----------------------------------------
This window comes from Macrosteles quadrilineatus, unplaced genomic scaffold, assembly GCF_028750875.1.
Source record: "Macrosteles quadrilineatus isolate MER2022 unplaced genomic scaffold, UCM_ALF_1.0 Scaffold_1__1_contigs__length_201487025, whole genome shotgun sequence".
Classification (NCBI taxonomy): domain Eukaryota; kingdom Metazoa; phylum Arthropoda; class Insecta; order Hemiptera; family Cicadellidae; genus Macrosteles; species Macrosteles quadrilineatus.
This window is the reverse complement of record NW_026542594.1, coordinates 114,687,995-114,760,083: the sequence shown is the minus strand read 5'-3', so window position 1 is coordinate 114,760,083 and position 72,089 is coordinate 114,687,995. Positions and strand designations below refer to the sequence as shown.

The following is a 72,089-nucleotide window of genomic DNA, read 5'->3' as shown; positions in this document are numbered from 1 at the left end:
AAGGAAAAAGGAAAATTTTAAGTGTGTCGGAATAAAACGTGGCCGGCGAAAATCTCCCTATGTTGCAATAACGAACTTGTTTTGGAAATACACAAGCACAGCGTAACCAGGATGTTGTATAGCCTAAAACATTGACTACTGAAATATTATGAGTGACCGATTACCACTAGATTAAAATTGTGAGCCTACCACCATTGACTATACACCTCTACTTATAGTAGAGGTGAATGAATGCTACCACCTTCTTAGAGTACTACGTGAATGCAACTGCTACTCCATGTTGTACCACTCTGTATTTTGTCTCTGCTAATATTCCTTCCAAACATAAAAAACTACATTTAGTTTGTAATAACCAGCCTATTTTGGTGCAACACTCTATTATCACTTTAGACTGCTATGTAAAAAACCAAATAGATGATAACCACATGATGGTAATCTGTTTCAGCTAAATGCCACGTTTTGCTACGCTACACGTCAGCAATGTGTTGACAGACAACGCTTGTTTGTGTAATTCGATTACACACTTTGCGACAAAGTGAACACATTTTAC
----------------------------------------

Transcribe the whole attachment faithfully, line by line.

This window comes from Macrosteles quadrilineatus, unplaced genomic scaffold, assembly GCF_028750875.1.
Source record: "Macrosteles quadrilineatus isolate MER2022 unplaced genomic scaffold, UCM_ALF_1.0 Scaffold_1__1_contigs__length_201487025, whole genome shotgun sequence".
Classification (NCBI taxonomy): domain Eukaryota; kingdom Metazoa; phylum Arthropoda; class Insecta; order Hemiptera; family Cicadellidae; genus Macrosteles; species Macrosteles quadrilineatus.
This window is the reverse complement of record NW_026542594.1, coordinates 114,687,995-114,760,083: the sequence shown is the minus strand read 5'-3', so window position 1 is coordinate 114,760,083 and position 72,089 is coordinate 114,687,995. Positions and strand designations below refer to the sequence as shown.

The following is a 72,089-nucleotide window of genomic DNA, read 5'->3' as shown; positions in this document are numbered from 1 at the left end:
AAGGAAAAAGGAAAATTTTAAGTGTGTCGGAATAAAACGTGGCCGGCGAAAATCTCCCTATGTTGCAATAACGAACTTGTTTTGGAAATACACAAGCACAGCGTAACCAGGATGTTGTATAGCCTAAAACATTGACTACTGAAATATTATGAGTGACCGATTACCACTAGATTAAAATTGTGAGCCTACCACCATTGACTATACACCTCTACTTATAGTAGAGGTGAATGAATGCTACCACCTTCTTAGAGTACTACGTGAATGCAACTGCTACTCCATGTTGTACCACTCTGTATTTTGTCTCTGCTAATATTCCTTCCAAACATAAAAAACTACATTTAGTTTGTAATAACCAGCCTATTTTGGTGCAACACTCTATTATCACTTTAGACTGCTATGTAAAAAACCAAATAGATGATAACCACATGATGGTAATCTGTTTCAGCTAAATGCCACGTTTTGCTACGCTACACGTCAGCAATGTGTTGACAGACAACGCTTGTTTGTGTAATTCGATTACACACTTTGCGACAAAGTGAACACATTTTAC